Beijing, China

Beijing is among the most developed cities in China, with tertiary industry accounting for 73.2% of its gross domestic product (GDP); it was the first post industrial city in mainland China. Beijing is home to 41 Fortune Global 500 companies, the second most in the world behind Tokyo, and over 100 of the largest companies in China. Its overall economic influence has been ranked number 1 by PwC. Finance is one of the most important industries. There are 751 financial organizations in Beijing generating revenue of 128.6 billion RMB, 11.6% of the total financial industry revenue of the entire country. That also accounts for 13.8% of Beijing’s GDP, the highest percentage of any Chinese city. Beijing’s nominal GDP is 1.37 trillion RMB. Its per capita GDP is 78,194 RMB. Beijing’s nominal GDP is 1.19 trillion RMB (US$174 billion). Its GDP per capita is 68,788 RMB (US$10,070). Beijing’s primary, secondary, and tertiary industries are worth 11.83 billion RMB, 274.31 billion RMB, and 900.45 billion RMB respectively. The Beijing central business district (CBD), centered on the Guomao area, has been identified as the city’s new central business district, and is home to a variety of corporate regional headquarters, shopping precincts, and high-end housing. Beijing is increasingly becoming known for its innovative entrepreneurs and high-growth startup companies. This culture is backed by a large community of both Chinese and foreign venture capital firms, such as Sequoia Capital, whose head office in China is in Chaoyang, Beijing. Though Shanghai is seen as the economic center of China, this is typically based on the numerous large corporations based there, rather than for being a center for entrepreneurship.

Hong Kong
Hong Kong, China

As one of the world’s leading international financial centres, Hong Kong has a major capitalist service economy characterised by low taxation and free trade. The currency, Hong Kong dollar, is the eighth most traded currency in the world. Hong Kong was once described by Milton Friedman as the world’s greatest experiment in laissez-faire capitalism, but has since instituted a regime of regulations including a minimum wage. It maintains a highly developed capitalist economy, ranked the freest in the world by the Index of Economic Freedom. It is an important centre for international finance and trade, with one of the greatest concentrations of corporate headquarters in the Asia-Pacific region, and is known as one of the Four Asian Tigers for its high growth rates and rapid development. The Hong Kong Stock Exchange is the seventh largest in the world, with a market capitalisation of US$2.3 trillion. Hong Kong raised 22 percent of worldwide initial public offering (IPO) capital, making it the largest centre of IPOs in the world and the easiest place to raise capital. The Hong Kong dollar has been pegged to the U.S. dollar since 1983. The Hong Kong Government has traditionally played a mostly passive role in the economy, with little by way of industrial policy and almost no import or export controls. Market forces and the private sector were allowed to determine practical development.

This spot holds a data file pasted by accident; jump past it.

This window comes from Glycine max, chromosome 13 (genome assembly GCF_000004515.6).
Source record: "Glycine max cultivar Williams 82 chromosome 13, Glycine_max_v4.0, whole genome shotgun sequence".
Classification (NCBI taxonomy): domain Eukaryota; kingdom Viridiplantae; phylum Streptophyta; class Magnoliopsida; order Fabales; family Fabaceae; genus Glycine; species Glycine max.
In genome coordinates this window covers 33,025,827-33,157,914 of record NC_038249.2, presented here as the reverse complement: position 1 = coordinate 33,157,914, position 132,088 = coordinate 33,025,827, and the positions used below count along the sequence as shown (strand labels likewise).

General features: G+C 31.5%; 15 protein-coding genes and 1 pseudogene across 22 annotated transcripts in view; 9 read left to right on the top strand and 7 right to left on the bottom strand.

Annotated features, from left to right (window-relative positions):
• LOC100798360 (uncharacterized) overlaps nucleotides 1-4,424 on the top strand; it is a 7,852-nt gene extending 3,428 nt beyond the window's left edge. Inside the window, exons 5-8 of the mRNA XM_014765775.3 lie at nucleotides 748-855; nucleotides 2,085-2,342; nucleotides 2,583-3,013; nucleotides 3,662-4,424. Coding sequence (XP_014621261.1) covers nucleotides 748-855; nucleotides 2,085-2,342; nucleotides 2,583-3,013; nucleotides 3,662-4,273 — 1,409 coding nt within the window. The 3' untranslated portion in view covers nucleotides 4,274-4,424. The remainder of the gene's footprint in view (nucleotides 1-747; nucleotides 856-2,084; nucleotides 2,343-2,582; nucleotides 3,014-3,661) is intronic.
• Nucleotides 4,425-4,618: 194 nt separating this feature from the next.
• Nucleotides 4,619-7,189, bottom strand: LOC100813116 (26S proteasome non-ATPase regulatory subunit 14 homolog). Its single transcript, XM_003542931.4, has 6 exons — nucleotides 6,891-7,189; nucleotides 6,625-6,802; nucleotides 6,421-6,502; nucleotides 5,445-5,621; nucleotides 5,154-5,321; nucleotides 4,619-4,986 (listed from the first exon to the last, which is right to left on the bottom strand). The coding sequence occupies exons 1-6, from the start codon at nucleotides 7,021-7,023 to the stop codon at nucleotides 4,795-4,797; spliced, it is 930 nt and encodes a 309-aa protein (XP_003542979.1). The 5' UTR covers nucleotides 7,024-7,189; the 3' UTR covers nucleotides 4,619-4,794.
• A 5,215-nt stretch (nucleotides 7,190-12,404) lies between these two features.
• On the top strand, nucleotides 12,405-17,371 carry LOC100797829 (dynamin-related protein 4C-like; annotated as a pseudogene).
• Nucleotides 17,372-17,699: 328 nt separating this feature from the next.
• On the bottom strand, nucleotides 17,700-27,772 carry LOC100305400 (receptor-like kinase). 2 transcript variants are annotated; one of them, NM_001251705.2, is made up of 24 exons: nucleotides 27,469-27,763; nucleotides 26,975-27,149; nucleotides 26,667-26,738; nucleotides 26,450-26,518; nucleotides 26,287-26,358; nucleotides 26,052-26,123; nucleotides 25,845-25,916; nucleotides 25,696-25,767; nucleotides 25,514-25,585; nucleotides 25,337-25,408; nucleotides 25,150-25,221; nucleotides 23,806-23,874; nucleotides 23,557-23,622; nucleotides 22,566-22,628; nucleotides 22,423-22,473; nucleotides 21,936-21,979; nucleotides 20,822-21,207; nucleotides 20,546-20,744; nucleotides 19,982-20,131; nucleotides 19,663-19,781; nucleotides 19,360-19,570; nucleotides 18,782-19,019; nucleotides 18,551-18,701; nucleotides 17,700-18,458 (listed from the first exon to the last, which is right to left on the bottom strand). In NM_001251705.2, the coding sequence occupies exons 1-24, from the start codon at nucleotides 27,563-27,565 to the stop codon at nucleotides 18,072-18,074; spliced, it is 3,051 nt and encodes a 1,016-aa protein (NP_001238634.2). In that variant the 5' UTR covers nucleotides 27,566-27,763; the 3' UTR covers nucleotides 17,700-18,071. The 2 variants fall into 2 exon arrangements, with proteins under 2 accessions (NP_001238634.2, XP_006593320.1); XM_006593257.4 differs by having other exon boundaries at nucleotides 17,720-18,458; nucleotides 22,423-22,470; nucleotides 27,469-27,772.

Shanghai, China

Shanghai is the commercial and financial center of mainland China, and ranks fifth in the Global Financial Centres Index published by the City of London. ShanghaiIt was the largest and most prosperous city in the Far East during the 1930s, and rapid re-development began in 1990s. This is exemplified by the Pudong District, which became a pilot area for integrated economic reforms. There are now 787 financial institutions, of which 170 are foreign-invested. The Shanghai Stock Exchange ranks third among worldwide stock exchanges in terms of trading volume and sixth in terms of the total capitalization of listed companies, and the trading volume of six key commodities including rubber, copper and zinc on the Shanghai Futures Exchange all ranked first in the world. In the last two decades Shanghai has been one of the fastest developing cities in the world. Shanghai has recorded double-digit growth almost every year except during the global recession, Shanghai’s total GDP grew to 1.92 trillion yuan (US$297 billion) with GDP per capita of 82,560 yuan (US $12,784). The three largest service industries are financial services, retail, and real estate. The manufacturing and agricultural sectors accounted for 39.9 percent and 0.7 percent of the total output respectively. Shanghai is one of the main industrial centers of China, playing a key role in China’s heavy industries. Heavy industries accounted for 78% of the gross industrial output. China’s largest steelmaker Baosteel Group, China’s largest shipbuilding base – Hudong-Zhonghua Shipbuilding Group, and the Jiangnan Shipyard, one of China’s oldest shipbuilders are all located in Shanghai. Auto manufacture is another important industry. The Shanghai-based SAIC Motor is one of the three largest automotive corporations in China, and has strategic partnerships with Volkswagen and General Motors.

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